Subaru of America Inc. says it is making inroads with buyers in new demographics with its â€™10 Legacy midsize sedan and Outback wagon models.
Both new this year, the Legacy and Outback are attracting buyers who are older, wealthier and better educated, and there are more married couples among the group, Subaru spokesman Michael McHale says in a phone interview.
Some 51.5% of customers who purchased the â€™10 Outback have an annual household income above $100,000. This compares with 44.7% for the â€™09 Outback and 35.6% for the â€™05 model, the first model year of the previous generation.
The Legacy has seen an even bigger uptick in buyer incomes, as 44.5% now earn more than $100,000, up from 36.4% for the â€™09 model. That â€™10-model customer group also is older, with a median age of 51 vs. 45 for the outgoing Legacy.
In addition, most â€™10 Outback and Legacy buyers have been new to the brand.
Some 75% of first-time Outback buyers through Oct. 1 purchased the wagon under the â€śCash for Clunkersâ€ť program, McHale says, with 72.3% of that group new to the Subaru brand overall.
â€śPeople donâ€™t leave the brand very often, but (new) people are coming in the front door,â€ť he says. â€śSo our share of first-time buyers is at an historic high.â€ť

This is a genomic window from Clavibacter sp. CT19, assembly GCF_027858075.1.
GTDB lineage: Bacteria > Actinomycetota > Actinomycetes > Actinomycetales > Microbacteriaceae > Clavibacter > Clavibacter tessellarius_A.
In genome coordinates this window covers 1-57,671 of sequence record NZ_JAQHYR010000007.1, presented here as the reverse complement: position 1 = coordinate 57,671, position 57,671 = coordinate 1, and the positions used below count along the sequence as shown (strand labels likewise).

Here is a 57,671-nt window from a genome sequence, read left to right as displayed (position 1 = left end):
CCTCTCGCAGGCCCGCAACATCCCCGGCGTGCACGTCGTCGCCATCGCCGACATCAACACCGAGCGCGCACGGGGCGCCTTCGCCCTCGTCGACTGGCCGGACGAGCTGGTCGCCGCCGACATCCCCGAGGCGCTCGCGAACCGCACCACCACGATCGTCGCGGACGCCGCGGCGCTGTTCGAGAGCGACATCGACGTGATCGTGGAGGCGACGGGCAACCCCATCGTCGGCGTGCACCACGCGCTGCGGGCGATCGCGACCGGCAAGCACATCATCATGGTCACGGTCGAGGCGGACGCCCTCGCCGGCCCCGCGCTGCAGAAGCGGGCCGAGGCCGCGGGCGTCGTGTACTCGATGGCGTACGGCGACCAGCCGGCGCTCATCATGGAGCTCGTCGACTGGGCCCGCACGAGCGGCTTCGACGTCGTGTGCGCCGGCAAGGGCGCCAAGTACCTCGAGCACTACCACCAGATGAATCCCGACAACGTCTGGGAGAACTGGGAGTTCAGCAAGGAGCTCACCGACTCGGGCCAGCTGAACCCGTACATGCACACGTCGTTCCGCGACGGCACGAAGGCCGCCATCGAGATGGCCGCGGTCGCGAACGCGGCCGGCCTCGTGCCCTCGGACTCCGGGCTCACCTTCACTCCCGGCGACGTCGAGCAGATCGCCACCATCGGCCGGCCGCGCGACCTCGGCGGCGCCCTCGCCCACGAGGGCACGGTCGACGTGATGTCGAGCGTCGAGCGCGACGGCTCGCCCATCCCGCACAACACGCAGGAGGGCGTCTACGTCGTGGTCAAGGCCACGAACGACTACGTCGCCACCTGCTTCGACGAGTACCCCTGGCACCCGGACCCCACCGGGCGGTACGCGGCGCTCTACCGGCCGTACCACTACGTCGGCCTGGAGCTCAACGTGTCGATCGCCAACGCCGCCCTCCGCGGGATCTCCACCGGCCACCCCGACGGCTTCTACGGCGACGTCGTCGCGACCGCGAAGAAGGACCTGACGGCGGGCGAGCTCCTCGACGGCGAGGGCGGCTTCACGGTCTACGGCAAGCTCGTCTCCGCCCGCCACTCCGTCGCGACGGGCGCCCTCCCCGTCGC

The best-selling trim level in the Legacy and Outback remains the base 2.5i grade, despite the addition of a continuously variable transmission. CVTs have not found a wide audience in the U.S., but McHale says response to the unit in the Legacy and Outback has been favorable.
â€śBecause the CVT gives you 31 mpg (7.6 L/100 km) in the Legacy, people really love that,â€ť McHale says.
Meanwhile, another fuel-sipping Legacy, the diesel version sold in Europe, still is being debated for the U.S.
â€śItâ€™s something weâ€™d really love to do, (but) we donâ€™t feel that thereâ€™s enough market acceptance,â€ť he says. And with fuel-economy and emissions regulations in the U.S. set to change in 2016, a diesel Legacy for the U.S. makes even less sense.
â€śItâ€™s a closing window,â€ť McHale says.
By 2016, the U.S. Environmental Protection Agency is calling for auto makers to achieve fleet-wide fuel economy of 35.5 mpg (6.6 L/100 km) and fleet-wide carbon-dioxide emissions no greater than 250 g/mile or less.
For â€™09, U.S. fleet fuel-economy leaderMotor Co. Ltd. posted a CO2 level of 376 g/mile. Diesel proponent of America Inc.â€™s CO2 fleet average was 398 g/mile, the EPA says.
Another hurdle looming for diesels is the possibility emissions trendsetter California will mandate more stringent rules for emissions of oxides of nitrogen and hydrocarbons.
A 70% reduction in combined levels of NOx and HC, from 140 mg/mile currently to 30 mg/mile, is being proposed by Californiaâ€™s Air Resources Board. Such a rule would prevent the sale of all diesels currently available in the U.S., and diesel advocates are proposing less stringent limits.